Tenderness may be one of the hardest things to find on movie screens. Hollywood, at least, seems to prefer acrobatic sex and heart-quickening paroxysms of violence.

Rarer is the stuff of literature and real life: the prolonged courtships, the uncertainty and frustration that can just as often characterize our romantic and platonic relationships. Maybe this is why Twilight has been such a phenomenon. The books and film dwell obsessively on all those painful but delicious, bittersweet moments before a relationship is consummated.

Contrary to the brittleness of the word, “chastity” is its own splendor of satisfaction delayed. Life is like that, composed of small, bright moments but also yawning stretches of disappointment and longing.

Jane Campion’s Bright Star is a long, lingering soak in just this kind of delicately stated passion. A celebrated return to form and a Golden Palm nominee at the 2009 Cannes Film Festival, Bright Star recaptures some of the luster Campion has lost in the period following The Piano.

Heady, gorgeous, and saturated with feeling, Bright Star centers on the prolonged, tortured, but also blissful love affair between the 19th century romantic poet John Keats (Ben Whishaw) and the young woman, Fanny Brawne (Abbie Cornish) he loved.

Though relegated to the ghetto of “frivolous” female achievement, Brawne is an artist too. Keats’ tool is the pen, and Brawne’s the needle: her elaborate, meticulously detailed garments — bonnets that look like diaphanous mushroom caps and outrageously ornamental upright collars — make her stand out in the gray English winter like a raspberry in cream.

As Brawne, Australian actress Abbie Cornish is astounding, portraying Keats’ love with a mix of haughty pride and an innocent yearning to learn and experience. It was these traits which marked Brawne as a rebel in conservative 1818 England.

Keats and Brawne have something else fundamental in common: the painful experience of prolonged sickness and death which helps explain their life-affirming embrace of love. Keats’ younger brother Tom is dying, and Brawne lost her father at an early age. The fragile tree Brawne embroiders onto a pillowcase after Tom dies is as much a poem as Keats’ “Ode on a Grecian Urn.” There is something torn and lonely in both of them, and their love is a salve to all that sadness.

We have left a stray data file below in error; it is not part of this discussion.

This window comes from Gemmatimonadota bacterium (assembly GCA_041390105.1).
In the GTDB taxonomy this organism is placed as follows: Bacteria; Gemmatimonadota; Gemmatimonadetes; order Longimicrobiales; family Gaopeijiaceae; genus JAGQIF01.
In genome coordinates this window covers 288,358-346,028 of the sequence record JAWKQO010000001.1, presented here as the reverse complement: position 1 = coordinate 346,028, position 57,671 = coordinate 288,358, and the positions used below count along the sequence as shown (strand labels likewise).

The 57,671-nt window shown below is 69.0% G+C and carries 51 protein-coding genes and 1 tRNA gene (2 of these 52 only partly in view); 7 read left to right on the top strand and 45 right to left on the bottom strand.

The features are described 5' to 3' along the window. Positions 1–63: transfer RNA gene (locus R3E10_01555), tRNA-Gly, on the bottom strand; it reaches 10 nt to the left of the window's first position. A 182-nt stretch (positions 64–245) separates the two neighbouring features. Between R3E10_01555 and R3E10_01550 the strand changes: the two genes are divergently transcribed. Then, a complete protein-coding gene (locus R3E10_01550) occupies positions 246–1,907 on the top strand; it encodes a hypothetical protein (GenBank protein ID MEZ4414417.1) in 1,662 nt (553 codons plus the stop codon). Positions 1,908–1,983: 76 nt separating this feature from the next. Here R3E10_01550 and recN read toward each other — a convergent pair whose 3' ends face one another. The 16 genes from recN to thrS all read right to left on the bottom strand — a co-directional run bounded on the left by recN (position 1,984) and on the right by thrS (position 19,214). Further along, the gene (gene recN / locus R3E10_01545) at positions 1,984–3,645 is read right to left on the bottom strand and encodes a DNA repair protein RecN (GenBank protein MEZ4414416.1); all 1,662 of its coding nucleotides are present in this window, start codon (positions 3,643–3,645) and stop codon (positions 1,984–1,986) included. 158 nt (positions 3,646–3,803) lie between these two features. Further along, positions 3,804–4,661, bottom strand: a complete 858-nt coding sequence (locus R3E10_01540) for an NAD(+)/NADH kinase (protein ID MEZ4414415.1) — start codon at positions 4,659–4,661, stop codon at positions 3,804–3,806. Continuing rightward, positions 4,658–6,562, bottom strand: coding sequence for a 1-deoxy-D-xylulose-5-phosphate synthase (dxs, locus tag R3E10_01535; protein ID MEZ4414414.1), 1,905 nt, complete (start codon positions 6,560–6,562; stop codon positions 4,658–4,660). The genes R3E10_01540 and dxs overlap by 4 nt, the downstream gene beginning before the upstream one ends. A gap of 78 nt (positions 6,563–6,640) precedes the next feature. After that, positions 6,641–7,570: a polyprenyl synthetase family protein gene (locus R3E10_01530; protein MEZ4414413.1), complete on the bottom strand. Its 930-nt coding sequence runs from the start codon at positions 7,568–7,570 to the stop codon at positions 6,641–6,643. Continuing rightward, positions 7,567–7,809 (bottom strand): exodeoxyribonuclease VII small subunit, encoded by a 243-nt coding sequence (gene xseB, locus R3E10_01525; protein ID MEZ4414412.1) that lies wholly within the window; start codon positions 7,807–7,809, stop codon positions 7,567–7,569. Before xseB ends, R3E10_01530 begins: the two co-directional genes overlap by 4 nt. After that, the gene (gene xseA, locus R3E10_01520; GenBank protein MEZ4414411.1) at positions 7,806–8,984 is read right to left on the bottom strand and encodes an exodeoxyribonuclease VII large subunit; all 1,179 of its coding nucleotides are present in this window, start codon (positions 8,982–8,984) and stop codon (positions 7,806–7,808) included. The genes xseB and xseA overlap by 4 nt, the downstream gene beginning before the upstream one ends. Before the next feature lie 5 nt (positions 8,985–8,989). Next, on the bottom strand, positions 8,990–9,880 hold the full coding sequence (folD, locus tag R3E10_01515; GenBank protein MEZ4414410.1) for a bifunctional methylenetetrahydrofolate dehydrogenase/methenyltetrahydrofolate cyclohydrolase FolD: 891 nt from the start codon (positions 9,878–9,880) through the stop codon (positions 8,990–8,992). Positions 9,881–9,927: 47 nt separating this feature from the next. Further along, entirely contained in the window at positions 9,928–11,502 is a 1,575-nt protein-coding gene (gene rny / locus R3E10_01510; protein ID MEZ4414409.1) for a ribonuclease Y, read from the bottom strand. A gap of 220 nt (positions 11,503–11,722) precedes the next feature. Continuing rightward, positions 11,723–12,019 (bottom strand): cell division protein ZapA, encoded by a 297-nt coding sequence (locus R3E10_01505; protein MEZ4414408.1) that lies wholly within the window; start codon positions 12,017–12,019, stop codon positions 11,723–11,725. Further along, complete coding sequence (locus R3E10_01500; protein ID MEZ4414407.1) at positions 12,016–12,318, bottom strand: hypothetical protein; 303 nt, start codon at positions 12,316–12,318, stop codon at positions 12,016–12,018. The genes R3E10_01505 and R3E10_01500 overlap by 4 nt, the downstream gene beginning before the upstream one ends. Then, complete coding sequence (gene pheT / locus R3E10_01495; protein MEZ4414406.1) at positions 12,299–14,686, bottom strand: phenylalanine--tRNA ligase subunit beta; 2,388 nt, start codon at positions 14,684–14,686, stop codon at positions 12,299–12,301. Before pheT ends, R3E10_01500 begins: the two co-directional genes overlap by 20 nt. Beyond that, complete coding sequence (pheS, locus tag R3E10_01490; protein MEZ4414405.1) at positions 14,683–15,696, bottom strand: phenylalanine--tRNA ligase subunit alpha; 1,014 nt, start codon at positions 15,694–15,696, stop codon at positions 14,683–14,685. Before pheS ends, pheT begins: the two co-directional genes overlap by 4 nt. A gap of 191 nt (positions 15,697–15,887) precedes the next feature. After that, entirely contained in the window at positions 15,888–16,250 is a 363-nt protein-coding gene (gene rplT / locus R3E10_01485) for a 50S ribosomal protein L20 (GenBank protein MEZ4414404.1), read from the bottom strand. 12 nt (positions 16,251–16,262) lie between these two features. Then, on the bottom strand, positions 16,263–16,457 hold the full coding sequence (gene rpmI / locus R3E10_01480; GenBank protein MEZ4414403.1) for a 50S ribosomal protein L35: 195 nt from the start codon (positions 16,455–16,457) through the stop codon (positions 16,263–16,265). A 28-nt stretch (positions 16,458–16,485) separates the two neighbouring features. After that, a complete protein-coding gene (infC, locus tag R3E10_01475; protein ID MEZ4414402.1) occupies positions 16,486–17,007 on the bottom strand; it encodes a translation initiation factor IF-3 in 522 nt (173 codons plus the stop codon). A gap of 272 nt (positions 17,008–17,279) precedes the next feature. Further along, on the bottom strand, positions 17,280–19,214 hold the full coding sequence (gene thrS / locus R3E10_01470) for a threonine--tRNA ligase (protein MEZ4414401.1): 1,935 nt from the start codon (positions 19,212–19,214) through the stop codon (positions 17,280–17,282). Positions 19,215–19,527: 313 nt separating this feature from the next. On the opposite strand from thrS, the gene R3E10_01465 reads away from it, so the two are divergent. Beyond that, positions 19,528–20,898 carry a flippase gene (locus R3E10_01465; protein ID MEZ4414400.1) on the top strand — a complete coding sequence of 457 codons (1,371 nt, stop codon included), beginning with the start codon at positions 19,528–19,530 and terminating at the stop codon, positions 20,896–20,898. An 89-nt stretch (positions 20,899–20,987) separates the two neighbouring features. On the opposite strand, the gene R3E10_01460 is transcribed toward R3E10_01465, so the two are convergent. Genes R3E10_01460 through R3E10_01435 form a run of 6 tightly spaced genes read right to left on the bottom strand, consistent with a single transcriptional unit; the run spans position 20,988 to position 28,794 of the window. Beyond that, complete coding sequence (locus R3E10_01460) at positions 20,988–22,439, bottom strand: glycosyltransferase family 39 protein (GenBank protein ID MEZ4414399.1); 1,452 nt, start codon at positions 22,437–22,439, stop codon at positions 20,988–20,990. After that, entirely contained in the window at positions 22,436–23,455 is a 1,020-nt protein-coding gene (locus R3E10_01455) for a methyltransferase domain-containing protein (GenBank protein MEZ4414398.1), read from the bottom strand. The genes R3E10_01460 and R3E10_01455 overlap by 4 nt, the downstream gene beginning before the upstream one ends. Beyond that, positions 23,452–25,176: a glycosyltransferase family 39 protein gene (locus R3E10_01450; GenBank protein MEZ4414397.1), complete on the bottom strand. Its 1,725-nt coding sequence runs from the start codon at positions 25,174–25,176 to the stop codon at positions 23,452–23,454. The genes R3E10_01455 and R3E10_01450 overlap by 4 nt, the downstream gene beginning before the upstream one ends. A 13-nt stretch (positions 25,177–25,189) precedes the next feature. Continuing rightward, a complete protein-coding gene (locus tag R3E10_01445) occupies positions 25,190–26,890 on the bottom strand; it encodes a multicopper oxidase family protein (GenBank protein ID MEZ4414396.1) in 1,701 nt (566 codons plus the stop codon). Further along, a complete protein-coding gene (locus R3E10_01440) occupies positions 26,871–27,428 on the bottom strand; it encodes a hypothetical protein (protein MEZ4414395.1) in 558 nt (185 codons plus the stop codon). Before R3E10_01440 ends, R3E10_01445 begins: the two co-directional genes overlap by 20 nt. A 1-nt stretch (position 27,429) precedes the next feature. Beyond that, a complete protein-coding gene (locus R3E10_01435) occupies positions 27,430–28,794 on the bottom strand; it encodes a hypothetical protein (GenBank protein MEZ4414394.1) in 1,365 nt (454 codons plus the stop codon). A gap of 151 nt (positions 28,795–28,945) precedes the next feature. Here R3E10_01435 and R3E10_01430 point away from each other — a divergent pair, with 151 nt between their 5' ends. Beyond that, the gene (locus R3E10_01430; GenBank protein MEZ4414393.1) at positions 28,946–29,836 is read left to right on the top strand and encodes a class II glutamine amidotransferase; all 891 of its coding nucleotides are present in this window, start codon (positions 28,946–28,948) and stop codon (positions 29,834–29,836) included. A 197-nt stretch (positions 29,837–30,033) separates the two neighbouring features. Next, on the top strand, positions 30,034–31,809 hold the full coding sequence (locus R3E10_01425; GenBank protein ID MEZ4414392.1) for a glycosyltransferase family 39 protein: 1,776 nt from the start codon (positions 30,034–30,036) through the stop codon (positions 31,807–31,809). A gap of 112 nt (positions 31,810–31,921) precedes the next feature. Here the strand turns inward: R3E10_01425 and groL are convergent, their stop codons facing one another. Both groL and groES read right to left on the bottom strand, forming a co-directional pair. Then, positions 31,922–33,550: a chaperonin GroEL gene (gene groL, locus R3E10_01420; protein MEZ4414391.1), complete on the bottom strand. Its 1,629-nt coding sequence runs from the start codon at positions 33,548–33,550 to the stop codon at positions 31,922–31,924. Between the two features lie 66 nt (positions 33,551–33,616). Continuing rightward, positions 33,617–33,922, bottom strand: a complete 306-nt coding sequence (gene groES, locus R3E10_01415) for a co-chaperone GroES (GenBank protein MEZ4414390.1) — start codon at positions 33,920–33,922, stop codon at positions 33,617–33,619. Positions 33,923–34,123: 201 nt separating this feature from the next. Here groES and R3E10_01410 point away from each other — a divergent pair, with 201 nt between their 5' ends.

But their love affair is also largely hopeless, and in the manner of great tragedies, doomed. Brawne lives with her mother (Kerry Fox) and younger brother and sister in genteel poverty, and her best hope as a woman in 19th century England is to find a well-heeled husband to support her and her family. But Keats is nothing of the sort. He’s a starving, sickly poet with no income, who relies on the patronage of his friend Charles Brown (the delightful Paul Schneider). Keats recognizes the inappropriateness of their love and tries his best to deflect Brawne, but if The Piano (which Bright Star recalls on many levels) proved anything, it proved the unstoppable will of a woman’s heart where love is concerned.

Some will instantly write off Bright Star — as films like The Hours or La Vie En Rose have been dismissed in certain circles — as chick flick fare. The suspicion that greets films centered on relationships and complicated female characters shows our deep cultural suspicion of anything smacking of tenderness and that most derided of categories, romance. It’s a pity, because, like other films in the funky, idiosyncratic Campion repertoire, Bright Star is quietly subversive stuff. It’s a film that holds love above reason, society, and an economic system where men are the purse holders and women the prize.

As anyone who has seen early films like Sweetie and An Angel at My Table knows, Campion is an upstart and a rebel herself who portrays love, and also sex, very differently. Where many are inclined to see desire as something that occurs between the sheets, Campion spreads it around, to infect and infuse the very air her characters breathe.

Campion quietly, unobtrusively knocks down conventions of the bodice-ripping period piece, especially with her steady, languorous pacing. She also displays a shrewd, careful attention to the nuances of human relationships, including the fascinating, complex one between Charles Brown and John Keats. Their relationship has all the hallmarks of what contemporary audiences would call a “bromance.”

Brown is jealous of the growing relationship between Brawne and best buddy Keats. But he’s also a great friend who cries over the beauty of Keats’ poetry and berates himself when he lets his friend down. He’s complex, likable, and also a bit of a heel, and it’s endless fun to watch him spar with Brawne. But his relationship with Keats redeems him and shows that beneath his sarcastic, combative surface, Brown is a man of merit to have captured Keats’ friendship.

Campion is equally observant when it comes to the enmeshed fates of Brawne and her family. Her younger siblings, the tiny, pixie redhead Toots (Edie Martin) and the silent, rail-thin teenager Samuel (Thomas Sangster) act as coachmen of sorts, chaperoning their older sister on her visits to the Keats and Brown lair, to protect her reputation. But as Fanny’s romance with Keats blossoms, the children become conspirators, especially Toots, who is utterly wrapped up in the air of enchantment that surrounds the couple.

Bright Star is filled with such an enormity of love and feeling, it nearly takes your breath away. The film’s rapturous images and Campion’s vision make you long for a world as vivid and true as this one.